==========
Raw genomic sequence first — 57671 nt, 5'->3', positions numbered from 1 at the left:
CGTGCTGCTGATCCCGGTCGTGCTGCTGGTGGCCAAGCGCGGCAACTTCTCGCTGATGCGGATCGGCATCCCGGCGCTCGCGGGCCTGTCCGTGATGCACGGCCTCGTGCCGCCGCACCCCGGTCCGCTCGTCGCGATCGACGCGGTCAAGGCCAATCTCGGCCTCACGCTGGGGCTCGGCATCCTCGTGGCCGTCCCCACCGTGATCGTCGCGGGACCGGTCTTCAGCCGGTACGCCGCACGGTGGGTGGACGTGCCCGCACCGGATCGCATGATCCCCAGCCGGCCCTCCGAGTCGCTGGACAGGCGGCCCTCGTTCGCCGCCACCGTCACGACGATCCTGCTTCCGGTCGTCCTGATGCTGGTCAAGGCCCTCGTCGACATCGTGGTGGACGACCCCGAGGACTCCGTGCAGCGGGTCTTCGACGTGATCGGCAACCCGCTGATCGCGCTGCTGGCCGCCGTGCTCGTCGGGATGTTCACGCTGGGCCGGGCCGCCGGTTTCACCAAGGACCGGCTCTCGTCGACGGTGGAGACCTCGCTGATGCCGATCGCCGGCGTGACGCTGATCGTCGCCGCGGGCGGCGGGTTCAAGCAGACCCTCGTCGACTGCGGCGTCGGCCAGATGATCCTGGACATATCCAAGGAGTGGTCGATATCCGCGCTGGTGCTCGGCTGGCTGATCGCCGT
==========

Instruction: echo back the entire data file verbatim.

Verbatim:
Raw genomic sequence first — 57671 nt, 5'->3', positions numbered from 1 at the left:
CGTGCTGCTGATCCCGGTCGTGCTGCTGGTGGCCAAGCGCGGCAACTTCTCGCTGATGCGGATCGGCATCCCGGCGCTCGCGGGCCTGTCCGTGATGCACGGCCTCGTGCCGCCGCACCCCGGTCCGCTCGTCGCGATCGACGCGGTCAAGGCCAATCTCGGCCTCACGCTGGGGCTCGGCATCCTCGTGGCCGTCCCCACCGTGATCGTCGCGGGACCGGTCTTCAGCCGGTACGCCGCACGGTGGGTGGACGTGCCCGCACCGGATCGCATGATCCCCAGCCGGCCCTCCGAGTCGCTGGACAGGCGGCCCTCGTTCGCCGCCACCGTCACGACGATCCTGCTTCCGGTCGTCCTGATGCTGGTCAAGGCCCTCGTCGACATCGTGGTGGACGACCCCGAGGACTCCGTGCAGCGGGTCTTCGACGTGATCGGCAACCCGCTGATCGCGCTGCTGGCCGCCGTGCTCGTCGGGATGTTCACGCTGGGCCGGGCCGCCGGTTTCACCAAGGACCGGCTCTCGTCGACGGTGGAGACCTCGCTGATGCCGATCGCCGGCGTGACGCTGATCGTCGCCGCGGGCGGCGGGTTCAAGCAGACCCTCGTCGACTGCGGCGTCGGCCAGATGATCCTGGACATATCCAAGGAGTGGTCGATATCCGCGCTGGTGCTCGGCTGGCTGATCGCCGT